By Pam Martens: November 14, 2013
Prior to her testimony before the U.S. Senate Banking Committee today, Janet Yellen, President Obama’s nominee to Chair the Federal Reserve Board of Governors, was asked to take an oath to tell the truth, the whole truth and nothing but the truth.
But nine months ago, when Jack Lew went before the U.S. Senate Finance Committee for his confirmation hearing for U.S. Treasury Secretary, no such hand went in the air and no oath to tell the truth was taken.
Why the disparity?
The Fed Chairman directs monetary policy for the country. The U.S. Treasury Secretary pays the nation’s bills, prints its currency, oversees the collection of its taxes, and since the passage of the Dodd-Frank financial reform legislation, chairs the Financial Stability Oversight Council (F-SOC). This is not some slouch job.
Lew came to his confirmation hearing with enough conflicts of interest to choke a horse – even an elephant, especially the Republican kind.
Perhaps anticipating a hostile reception, Lew’s debut before the Senate Committee felt stage-managed. First he produced a character witness from the Democratic side of the aisle, Senator Chuck Schumer who droned on and on about the marvelous Lew. Then another character witness was allowed to speak, former Republican Senator Pete Domenici, who also vouched for Lew’s character. But no oath from Lew occurred.
As the hearing wore on, the lack of that oath taking became ever more suspect. Lew had previously held an executive position with Citigroup during the time of its collapse. Senator Orrin Hatch inquired as follows:
“First, could you explain what you did in 2008 for Citi that warranted payment to you of close to $1 million, most of which was a bonus. Second, what was it about your performance that merited your bonus from a company that was being propped up by taxpayer money and are there any records of your performance assessment – or are there any assessments of your performance. Third, your employment agreement included a clause stating that ‘your guaranteed incentive and retention award’ would not be paid upon exit from Citigroup but there was an exception that you would receive that compensation ‘as a result of your acceptance of a full time high level position with the United States Government or a regulatory body.’ Now is this exception consistent with President Obama’s efforts to ‘close the revolving door’ that carries special interest influence in and out of the government?”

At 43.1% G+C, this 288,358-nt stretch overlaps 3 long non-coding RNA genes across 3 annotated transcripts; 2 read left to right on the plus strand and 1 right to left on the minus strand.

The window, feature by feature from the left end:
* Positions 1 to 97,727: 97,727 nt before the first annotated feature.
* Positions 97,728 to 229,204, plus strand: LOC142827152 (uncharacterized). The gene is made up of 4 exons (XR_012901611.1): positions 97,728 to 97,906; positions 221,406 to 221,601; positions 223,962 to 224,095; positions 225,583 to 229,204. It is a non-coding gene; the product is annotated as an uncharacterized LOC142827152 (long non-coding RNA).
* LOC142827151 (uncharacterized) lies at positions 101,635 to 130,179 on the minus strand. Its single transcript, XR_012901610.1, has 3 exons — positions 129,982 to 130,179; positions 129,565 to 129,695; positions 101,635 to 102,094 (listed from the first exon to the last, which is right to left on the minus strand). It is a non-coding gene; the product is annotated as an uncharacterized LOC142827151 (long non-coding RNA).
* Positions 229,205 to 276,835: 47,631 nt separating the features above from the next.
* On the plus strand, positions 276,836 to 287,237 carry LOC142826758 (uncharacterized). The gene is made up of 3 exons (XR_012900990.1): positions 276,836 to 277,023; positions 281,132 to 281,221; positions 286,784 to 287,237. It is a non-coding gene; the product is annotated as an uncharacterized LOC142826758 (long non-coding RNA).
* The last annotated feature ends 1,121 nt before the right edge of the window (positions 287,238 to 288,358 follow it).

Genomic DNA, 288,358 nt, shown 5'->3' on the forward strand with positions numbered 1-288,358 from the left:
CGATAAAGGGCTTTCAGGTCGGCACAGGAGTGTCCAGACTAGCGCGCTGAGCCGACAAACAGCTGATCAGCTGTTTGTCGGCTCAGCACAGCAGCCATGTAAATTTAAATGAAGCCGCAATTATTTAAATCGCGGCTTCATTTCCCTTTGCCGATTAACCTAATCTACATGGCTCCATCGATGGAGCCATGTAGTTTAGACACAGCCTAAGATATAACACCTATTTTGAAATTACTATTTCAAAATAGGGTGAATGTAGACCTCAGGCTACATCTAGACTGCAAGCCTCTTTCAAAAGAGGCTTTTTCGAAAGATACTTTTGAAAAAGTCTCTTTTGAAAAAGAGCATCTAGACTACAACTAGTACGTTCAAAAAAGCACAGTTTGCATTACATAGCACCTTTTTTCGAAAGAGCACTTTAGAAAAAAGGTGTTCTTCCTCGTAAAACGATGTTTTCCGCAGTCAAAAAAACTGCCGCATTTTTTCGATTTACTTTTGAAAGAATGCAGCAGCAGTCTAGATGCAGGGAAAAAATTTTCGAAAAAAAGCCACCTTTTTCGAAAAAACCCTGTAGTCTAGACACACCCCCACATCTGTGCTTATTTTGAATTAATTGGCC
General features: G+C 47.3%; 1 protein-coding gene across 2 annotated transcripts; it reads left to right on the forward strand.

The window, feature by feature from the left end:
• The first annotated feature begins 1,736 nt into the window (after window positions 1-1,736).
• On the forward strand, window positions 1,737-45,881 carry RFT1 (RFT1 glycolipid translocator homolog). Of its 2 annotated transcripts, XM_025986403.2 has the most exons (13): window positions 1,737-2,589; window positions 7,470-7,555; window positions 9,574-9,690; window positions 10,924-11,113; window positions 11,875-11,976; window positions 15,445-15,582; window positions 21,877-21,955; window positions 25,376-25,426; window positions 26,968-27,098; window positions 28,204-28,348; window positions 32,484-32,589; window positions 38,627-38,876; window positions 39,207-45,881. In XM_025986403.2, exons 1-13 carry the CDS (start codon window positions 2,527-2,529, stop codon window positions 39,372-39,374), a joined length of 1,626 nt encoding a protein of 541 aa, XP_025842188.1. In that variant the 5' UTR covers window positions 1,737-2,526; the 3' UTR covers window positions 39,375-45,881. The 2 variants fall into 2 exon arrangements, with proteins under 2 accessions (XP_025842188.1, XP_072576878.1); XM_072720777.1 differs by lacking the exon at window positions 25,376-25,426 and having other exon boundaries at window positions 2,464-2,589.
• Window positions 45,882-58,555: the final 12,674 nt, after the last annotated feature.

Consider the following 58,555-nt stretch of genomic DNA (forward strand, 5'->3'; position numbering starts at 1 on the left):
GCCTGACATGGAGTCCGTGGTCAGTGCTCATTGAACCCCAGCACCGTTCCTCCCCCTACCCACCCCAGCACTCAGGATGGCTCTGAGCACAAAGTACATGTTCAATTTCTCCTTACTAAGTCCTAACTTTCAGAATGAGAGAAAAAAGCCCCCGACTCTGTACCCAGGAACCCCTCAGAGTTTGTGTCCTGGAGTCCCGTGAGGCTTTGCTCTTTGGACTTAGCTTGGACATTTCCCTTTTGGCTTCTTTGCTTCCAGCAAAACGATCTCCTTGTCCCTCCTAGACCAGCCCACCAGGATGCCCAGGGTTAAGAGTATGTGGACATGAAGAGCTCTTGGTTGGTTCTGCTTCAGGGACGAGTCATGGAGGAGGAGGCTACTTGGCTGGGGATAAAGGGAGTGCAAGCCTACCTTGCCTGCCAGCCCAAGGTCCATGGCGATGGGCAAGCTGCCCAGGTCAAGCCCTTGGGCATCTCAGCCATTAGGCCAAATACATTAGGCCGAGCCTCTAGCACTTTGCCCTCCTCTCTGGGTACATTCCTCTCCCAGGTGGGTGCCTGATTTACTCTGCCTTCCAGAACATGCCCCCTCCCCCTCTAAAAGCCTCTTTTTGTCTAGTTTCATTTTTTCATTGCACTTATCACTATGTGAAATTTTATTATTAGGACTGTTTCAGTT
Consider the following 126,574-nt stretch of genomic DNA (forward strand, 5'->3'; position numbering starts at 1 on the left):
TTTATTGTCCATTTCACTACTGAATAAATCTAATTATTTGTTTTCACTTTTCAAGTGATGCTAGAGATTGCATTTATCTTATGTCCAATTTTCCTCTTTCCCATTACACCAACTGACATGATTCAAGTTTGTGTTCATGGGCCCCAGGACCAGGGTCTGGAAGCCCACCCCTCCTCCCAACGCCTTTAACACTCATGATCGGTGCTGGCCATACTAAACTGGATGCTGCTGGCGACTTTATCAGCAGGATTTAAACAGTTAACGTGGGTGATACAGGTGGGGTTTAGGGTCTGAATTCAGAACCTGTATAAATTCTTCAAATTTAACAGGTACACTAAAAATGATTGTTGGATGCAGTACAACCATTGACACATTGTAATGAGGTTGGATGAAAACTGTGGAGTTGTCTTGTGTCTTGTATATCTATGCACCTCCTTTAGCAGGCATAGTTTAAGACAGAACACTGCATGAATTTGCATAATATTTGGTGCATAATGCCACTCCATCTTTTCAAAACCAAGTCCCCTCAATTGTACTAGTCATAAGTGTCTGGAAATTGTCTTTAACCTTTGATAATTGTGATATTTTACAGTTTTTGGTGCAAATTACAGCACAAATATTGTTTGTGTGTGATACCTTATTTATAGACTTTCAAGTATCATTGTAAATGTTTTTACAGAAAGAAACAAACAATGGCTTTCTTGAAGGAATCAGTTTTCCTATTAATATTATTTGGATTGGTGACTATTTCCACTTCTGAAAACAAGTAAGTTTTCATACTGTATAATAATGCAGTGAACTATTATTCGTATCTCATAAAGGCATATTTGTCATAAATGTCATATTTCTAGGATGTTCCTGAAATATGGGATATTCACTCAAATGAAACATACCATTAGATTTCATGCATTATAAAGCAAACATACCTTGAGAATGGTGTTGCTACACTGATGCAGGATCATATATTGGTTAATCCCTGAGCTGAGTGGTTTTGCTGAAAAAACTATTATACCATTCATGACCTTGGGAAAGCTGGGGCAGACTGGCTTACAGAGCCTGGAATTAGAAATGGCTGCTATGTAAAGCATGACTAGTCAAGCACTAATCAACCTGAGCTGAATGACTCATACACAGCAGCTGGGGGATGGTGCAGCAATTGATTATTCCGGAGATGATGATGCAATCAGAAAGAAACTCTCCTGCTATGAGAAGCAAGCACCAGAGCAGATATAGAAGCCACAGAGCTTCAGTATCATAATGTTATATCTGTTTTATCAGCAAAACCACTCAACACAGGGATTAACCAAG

Without offering an apology or the return of the $940,000 bonus paid with taxpayer’s funds, Lew calmly responded:
“I do believe it was comparable to compensation for people in positions like mine in the industry.”
It is true that numerous bailed out Wall Street firms paid employees obscene bonuses with taxpayer money. However, it is yet to be shown that other executives of Wall Street were incentivized to get these bonuses by moving into a top post in the Federal government.
Despite a seemingly endless stream of conflicts of interests, red flags, and sleazy compensation deals to repulse anyone who looked closely, within a few weeks the U.S. Senate delivered a lopsided 71-26 vote to hand the keys to the U.S. Mint to Jack Lew.